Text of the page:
Tackle and Tactics
Mike Ladle


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Spawning Fish and Close Seasons

10 June 2009

When I was a lad (a long time ago) I accepted the need for a close season without much thought. It seemed quite reasonable that anglers should 'give the fish a few months to spawn without molesting them'. Also it was common knowledge that yer evil poacher would sneak up on fish preoccupied with sex, stick a trident in them and carry them off for dinner. Of course, in recent years there have been dramatic changes in our attitude to fish in general and to close seasons in particular. Nowadays, lakes are fished more or less round the year with no apparent ill effect. It's likely that there is a bit more disturbance on hard-fished still waters during the traditional springtime break but let's face it bird watchers, dog walkers, photographers and general lovers of the countryside (most of whom are much less aware of the vagaries wildlife than we are as anglers) still tramp the margins of our lakes, canals, rivers and sea shores irrespective of them being open to fishing. The excuses about trampling of plants, disturbance of nesting birds and other 'red herring' reasons for maintaining fishing close seasons just don't exist.

Anyway, this is all by the way, I've more or less given up arguing for doing away with close seasons altogether (heads and brick walls spring to mind). What I am really interested in is whether there might be any benefits to fish of a period of lay off from angling specifically at spawning time. Firstly, we have to bear in mind that fish spawn at different times of the year so, ideally the pike and dace close (=spawning) season might be in March-April, the carp close season might be in May-July, the trout close season might be in October-December, the salmon close season might be in November-February and so on. This is simply to cover the range and variation of spawning times without allowing any major period of recovery for a species after it had spawned. In waters containing lots of species this might only leave August and September free for fishing. Not so good eh!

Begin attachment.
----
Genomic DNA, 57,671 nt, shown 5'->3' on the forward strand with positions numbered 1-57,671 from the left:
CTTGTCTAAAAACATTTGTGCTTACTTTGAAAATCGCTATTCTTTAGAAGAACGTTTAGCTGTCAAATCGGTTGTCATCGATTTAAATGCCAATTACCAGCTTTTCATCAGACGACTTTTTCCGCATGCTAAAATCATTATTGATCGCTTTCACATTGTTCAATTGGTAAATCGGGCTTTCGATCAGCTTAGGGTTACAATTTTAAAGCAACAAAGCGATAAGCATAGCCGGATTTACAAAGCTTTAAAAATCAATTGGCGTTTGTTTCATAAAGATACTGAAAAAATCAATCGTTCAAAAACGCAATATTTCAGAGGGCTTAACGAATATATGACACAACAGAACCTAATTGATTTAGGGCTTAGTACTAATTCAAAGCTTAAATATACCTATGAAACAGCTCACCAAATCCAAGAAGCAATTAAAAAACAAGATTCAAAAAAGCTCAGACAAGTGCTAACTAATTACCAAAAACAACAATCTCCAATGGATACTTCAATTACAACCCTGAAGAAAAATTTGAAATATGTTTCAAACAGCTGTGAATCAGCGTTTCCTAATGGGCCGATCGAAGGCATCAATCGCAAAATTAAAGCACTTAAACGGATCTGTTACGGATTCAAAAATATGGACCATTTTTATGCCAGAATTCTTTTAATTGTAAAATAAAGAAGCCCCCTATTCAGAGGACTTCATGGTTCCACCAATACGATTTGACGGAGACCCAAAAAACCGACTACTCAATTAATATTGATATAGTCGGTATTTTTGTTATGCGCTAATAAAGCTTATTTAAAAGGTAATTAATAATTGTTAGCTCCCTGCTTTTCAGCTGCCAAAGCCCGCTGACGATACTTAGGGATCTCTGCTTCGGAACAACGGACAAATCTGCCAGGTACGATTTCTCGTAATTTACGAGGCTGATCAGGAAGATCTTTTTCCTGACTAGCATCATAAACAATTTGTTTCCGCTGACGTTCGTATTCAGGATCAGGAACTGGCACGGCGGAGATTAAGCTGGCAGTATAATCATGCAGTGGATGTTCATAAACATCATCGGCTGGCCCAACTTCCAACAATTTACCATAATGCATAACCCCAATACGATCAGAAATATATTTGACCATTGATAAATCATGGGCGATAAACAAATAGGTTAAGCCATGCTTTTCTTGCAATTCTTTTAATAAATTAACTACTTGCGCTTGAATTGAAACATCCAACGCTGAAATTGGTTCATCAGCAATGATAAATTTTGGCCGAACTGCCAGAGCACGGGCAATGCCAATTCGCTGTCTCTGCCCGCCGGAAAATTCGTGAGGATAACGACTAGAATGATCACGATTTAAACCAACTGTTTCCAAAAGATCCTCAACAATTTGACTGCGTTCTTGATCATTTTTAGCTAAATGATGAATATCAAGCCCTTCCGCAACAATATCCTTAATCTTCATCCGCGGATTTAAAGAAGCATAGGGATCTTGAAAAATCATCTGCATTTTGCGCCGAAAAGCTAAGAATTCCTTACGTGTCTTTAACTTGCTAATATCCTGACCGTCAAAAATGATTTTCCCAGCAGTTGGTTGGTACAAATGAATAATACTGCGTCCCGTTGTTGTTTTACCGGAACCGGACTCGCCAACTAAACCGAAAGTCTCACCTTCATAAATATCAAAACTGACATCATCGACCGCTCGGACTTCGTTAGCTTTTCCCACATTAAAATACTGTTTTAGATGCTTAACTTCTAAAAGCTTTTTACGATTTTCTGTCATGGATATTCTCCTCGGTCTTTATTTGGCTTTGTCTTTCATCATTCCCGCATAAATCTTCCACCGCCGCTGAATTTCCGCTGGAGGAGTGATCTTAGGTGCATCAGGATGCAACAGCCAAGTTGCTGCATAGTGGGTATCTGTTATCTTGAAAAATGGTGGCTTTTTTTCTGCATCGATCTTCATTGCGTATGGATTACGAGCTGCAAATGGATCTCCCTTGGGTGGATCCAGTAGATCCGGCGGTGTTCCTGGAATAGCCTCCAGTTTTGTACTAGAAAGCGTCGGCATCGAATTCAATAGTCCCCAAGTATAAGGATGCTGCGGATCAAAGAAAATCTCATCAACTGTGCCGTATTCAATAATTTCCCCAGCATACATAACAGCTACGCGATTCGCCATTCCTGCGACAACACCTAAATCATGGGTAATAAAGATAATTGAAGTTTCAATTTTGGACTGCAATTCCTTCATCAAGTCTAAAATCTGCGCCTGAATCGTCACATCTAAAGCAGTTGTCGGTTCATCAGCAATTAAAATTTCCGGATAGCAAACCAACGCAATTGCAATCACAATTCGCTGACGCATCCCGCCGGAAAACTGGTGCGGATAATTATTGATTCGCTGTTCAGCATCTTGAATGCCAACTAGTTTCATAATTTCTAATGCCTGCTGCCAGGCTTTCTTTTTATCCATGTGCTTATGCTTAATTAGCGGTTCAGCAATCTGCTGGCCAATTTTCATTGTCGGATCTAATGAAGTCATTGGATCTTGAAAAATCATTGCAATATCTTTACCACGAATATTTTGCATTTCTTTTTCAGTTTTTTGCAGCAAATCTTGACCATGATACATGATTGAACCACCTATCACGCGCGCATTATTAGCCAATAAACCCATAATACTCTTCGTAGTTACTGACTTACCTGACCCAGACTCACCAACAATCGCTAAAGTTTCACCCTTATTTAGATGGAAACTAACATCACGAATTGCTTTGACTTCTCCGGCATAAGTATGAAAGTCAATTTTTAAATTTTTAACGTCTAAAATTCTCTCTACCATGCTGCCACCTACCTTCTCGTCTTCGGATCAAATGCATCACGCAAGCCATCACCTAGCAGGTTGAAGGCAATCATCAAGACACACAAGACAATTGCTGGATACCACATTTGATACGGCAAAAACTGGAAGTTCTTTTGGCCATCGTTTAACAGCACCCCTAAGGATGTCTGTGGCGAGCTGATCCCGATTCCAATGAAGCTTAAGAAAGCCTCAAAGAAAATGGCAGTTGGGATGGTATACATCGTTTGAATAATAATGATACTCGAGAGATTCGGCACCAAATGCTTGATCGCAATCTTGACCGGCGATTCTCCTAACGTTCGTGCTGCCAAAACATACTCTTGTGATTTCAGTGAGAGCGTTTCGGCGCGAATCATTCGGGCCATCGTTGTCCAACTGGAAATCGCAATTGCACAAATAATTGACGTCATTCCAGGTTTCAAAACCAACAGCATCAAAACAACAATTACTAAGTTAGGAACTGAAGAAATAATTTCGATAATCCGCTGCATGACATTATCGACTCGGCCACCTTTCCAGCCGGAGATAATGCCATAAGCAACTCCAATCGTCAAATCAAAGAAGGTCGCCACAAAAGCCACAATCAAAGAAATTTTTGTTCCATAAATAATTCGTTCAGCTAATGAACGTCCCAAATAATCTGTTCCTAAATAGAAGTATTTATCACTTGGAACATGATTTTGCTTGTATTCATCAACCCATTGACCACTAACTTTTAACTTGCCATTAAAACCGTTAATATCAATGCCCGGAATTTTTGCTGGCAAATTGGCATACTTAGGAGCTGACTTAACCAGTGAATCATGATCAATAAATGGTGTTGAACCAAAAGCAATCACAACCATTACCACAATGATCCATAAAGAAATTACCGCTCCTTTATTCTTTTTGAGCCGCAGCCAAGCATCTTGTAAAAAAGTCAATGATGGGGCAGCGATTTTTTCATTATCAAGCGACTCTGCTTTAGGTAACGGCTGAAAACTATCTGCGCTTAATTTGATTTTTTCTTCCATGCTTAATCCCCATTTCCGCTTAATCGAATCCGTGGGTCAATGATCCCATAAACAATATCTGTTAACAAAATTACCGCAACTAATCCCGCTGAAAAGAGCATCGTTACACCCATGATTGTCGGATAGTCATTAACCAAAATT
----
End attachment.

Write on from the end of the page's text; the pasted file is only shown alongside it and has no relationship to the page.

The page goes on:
However, my recent experiences with carp suggest that the fish may impose their own close seasons. Perhaps, at spawning time, many species will not be the slightest bit inclined to take a bait. So, assuming that no one is going to foul-hook spawning fish for sport (which would be illegal anyway) there may be no need to have a close season for such fish. Clearly this doesn't apply to species like salmon or trout which, because they defend territories at and before spawning, are actually easier to catch at these times than at others. I might say that this has not stopped anglers fishing for them and you only have to look in the pages of any game fishing magazine to see that most very large salmon are caught in late Autumn and are males in spawning livery (reddish or brownish coloration, strongly hooked lower jaws, etc.). I wonder how many species fall into the former category (sex but no food) and how many the latter (aggressive sexual behaviour). My guess would be that there is a wide range of behaviours and for certain every species is different. Do species that spawn en masse become totally preoccupied and those that pair up one to one fall easily to baits and lures? - it would be interesting to know.

If you have any comments or questions about fish, methods, tactics or 'what have you.'get in touch with me by sending an E-MAIL to - docladle@hotmail.com

Not interested.

Many members of the carp family may be tricky to tempt at spawning time and thus impose their own 'close season'.

Easy meat.

This very old picture of a big male salmon caught accidentally round about Christmas time is typical of fish species which can be near suicidal as spawning approaches.